Addressing the rising prevalence of Non-alcoholic Fatty Liver Disease
Learn more about NAFLD, a leading cause of liver related mortality
Non-alcoholic fatty liver disease (NAFLD) is a condition in which excess fat, not caused by heavy alcohol use, is stored in the liver. There are two types of NAFLD: simple fatty liver (simple steatosis) and non-alcoholic steatohepatitis (NASH).
NAFLD is projected to become the leading cause of liver-related mortality within 20 years.1
Infographic: Causes of liver diseases
Several factors can lead to liver disease. Excessive alcohol consumption, obesity, diabetes, hepatitis infections, and excessive consumption of medication could all contribute to an inflamed, and eventually fibrotic, liver.
- Excessive alcohol consumption is a cause of liver disease.
NAFLD is found in 30-90% of obese patients and more than 90% of severely obese patients undergoing bariatric surgery.
- Excessive consumption of medication is a cause of liver disease.
NAFLD is found in 40-80% of type-2 diabetes patients.
Hepatitis infections can cause liver disease.
Lobular structure of the liver
The liver contains an estimated 1 to 1.5 million hepatic lobules with a diameter of 1-2mm.
Hepatic lobules are small structural units composed of liver cells (hepatocytes).
Formation of collagenous connective tissue
If liver cells are chronically damaged—for example, by a prolonged inflammation—excessive collagenous connective tissue accumulates.
Hardening of the liver
The connective tissue gradually replaces the actual liver cells. The organ becomes scarred and loses its elasticity and function.
Progression of liver disease
Click on each item to learn more about the stages and progression of liver disease.
How liver assessment works
Click on the cards below to learn about different types of liver assessment.
An integrated ultrasound transducer measures the velocity of the pulse wave between two points. The less elastic the liver tissue, the faster the pulse propagates through the liver.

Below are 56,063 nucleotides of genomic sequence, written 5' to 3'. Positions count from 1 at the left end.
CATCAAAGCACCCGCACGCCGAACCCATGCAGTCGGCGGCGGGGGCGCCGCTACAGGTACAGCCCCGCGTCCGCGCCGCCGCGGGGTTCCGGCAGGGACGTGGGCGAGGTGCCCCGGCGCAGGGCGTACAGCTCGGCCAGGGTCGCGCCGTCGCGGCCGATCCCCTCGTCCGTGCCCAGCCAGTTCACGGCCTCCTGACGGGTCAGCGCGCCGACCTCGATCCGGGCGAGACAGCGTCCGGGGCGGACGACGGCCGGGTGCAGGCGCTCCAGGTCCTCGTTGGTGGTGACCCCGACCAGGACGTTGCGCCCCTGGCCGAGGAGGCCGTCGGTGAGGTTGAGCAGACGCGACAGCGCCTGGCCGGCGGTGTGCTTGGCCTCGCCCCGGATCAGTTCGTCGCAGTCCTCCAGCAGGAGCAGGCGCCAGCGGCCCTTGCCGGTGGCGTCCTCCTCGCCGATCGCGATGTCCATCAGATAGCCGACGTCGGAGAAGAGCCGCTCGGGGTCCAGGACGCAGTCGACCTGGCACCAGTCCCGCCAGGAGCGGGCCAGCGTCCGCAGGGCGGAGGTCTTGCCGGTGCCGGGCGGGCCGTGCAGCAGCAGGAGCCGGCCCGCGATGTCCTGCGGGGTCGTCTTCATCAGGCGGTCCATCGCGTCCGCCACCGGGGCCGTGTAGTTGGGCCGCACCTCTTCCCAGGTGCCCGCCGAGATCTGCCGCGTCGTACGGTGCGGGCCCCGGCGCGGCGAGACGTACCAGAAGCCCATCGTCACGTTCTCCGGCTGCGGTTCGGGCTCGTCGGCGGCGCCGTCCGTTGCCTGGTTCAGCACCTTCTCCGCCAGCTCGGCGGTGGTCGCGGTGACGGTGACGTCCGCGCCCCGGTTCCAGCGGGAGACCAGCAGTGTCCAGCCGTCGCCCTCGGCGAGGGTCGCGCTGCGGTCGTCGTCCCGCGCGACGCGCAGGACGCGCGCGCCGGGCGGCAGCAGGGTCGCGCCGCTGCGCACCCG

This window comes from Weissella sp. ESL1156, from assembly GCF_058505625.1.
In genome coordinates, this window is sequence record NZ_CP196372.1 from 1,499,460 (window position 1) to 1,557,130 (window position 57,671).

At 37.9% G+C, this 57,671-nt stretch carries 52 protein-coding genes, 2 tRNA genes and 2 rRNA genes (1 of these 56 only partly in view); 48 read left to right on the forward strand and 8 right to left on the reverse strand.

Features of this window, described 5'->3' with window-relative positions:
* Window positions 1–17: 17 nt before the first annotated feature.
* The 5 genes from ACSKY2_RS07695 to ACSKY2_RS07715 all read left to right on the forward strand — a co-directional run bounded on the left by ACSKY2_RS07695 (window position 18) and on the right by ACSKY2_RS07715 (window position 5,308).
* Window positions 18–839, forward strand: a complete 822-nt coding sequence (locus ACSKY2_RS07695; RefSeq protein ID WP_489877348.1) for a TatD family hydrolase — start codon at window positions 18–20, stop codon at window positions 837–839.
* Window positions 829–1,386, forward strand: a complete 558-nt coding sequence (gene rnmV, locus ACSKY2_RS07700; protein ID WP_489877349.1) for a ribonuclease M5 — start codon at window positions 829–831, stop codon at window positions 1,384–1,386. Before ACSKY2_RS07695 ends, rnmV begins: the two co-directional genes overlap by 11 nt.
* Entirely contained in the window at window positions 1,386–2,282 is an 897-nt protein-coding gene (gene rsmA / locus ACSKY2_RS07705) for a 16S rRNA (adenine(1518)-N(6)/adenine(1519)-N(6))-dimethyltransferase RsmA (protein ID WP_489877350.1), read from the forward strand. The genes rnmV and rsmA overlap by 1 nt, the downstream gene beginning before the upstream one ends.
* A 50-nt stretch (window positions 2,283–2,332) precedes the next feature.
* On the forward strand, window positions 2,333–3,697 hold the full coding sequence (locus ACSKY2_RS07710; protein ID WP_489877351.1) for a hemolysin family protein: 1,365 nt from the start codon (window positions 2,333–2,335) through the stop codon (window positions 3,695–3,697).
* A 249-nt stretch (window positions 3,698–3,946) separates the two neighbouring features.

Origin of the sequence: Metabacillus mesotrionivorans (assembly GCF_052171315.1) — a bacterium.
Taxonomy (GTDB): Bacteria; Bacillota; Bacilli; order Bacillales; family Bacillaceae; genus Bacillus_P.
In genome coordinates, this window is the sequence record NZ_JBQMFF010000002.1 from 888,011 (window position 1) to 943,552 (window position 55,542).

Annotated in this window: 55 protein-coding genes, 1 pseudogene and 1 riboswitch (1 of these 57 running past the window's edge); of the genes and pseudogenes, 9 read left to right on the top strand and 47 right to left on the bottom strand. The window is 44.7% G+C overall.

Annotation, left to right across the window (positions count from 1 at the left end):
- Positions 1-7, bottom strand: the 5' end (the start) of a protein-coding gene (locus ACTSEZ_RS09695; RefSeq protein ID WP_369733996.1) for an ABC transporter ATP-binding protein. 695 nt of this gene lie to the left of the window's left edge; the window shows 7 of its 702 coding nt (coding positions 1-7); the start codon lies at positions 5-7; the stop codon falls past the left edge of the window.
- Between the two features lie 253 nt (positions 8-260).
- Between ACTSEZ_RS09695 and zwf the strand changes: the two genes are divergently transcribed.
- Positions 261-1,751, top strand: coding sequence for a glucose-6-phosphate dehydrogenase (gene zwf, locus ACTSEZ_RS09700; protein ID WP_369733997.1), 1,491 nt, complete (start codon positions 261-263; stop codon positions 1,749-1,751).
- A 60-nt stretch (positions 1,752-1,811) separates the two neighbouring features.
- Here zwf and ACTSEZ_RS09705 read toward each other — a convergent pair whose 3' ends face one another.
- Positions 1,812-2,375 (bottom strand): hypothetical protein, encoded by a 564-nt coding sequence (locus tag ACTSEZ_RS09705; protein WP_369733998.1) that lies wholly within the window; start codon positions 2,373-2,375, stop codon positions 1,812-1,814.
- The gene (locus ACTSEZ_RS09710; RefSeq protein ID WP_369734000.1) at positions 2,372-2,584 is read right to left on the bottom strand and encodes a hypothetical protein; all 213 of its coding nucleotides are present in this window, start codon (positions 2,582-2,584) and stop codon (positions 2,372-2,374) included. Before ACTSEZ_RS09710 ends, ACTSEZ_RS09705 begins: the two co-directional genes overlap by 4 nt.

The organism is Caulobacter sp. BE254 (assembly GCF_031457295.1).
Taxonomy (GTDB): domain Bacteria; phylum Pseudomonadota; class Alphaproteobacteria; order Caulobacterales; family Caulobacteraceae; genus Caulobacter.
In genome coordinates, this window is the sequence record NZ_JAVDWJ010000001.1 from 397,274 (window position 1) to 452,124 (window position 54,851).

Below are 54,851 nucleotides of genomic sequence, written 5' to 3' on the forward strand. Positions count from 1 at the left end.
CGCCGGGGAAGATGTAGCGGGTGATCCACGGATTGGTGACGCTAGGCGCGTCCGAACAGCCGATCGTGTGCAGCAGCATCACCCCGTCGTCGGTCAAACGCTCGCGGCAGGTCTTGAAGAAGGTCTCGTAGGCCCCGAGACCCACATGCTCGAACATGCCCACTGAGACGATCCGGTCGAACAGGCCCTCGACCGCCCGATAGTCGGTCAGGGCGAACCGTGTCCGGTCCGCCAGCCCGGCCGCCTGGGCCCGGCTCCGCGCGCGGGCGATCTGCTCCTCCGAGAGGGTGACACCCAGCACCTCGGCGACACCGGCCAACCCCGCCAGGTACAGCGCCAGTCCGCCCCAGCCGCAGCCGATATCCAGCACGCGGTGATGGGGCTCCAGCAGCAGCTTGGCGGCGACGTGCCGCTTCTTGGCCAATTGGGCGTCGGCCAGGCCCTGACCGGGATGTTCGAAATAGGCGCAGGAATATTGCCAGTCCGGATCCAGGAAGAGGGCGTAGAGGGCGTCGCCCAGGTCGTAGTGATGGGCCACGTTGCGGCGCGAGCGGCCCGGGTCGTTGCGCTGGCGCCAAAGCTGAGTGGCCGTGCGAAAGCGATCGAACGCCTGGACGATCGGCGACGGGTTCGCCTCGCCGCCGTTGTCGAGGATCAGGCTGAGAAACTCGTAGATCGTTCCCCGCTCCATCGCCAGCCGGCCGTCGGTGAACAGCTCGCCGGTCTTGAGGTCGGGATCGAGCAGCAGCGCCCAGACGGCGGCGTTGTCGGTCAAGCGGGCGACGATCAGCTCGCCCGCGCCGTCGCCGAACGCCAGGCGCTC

The sample is then examined for scar tissue under a microscope.
The ELF Test
Three important serum markers can be detected with an automated analyzer and the risk of disease progression can be derived from these.
Current challenges in NAFLD patients
Among the current and growing number of NAFLD patients, there is an urgent need for the early and accurate identification of patients at risk of progressing to cirrhosis and liver-related events (LRE). Patients with mild disease are often inappropriately referred to secondary care for invasive investigations and undiagnosed patients remain in primary care until complications of cirrhosis develop.
Click below to learn more about challenges in NAFLD patients.
The need for non-invasive Liver Fibrosis tests
Assessment of liver fibrosis has traditionally relied on costly and invasive liver biopsy that requires a specialist, may not be representative of the amount of fibrosis, and carries a risk of life-threatening complications. Follow each step of the pathway from undiagnosed fibrosis to invasive assessment.
A true silent killer, liver disease often does not show signs or symptoms.
Many patients go undetected and remain in primary care.
Patient is then referred to a specialist by their PCP
Complications of advanced fibrosis start to develop
Patient finds out there is irreversible damage and/or is presenting with end stage liver disease
Earlier assessment and monitoring were needed. The evolution of non-invasive liver fibrosis tests has created the opportunity to improve the detection of cases in patients while reducing unnecessary referrals to secondary care and reducing healthcare costs.
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Younossi ZM, et al. Hepatology. 2016;64:73–84.
Pais R, Barritt AS 4th, Calmus Y, et al. J Hepatol. 016;65(6):1245–1257. doi:10.1016/j.jhep.2016.07.033.
Younossi ZM, et al. Diagnostic modalities for nonalcoholic fatty liver disease, nonalcoholic steatohepatitis, and associated fibrosis. Hepatology. 2018 Jul;68(1):349-60.
Anstee QM, et al. Noninvasive tests accurately identify advanced fibrosis due to NASH: baseline data from the STELLAR trials. Hepatology. 2019 Nov;70(5):1521-30.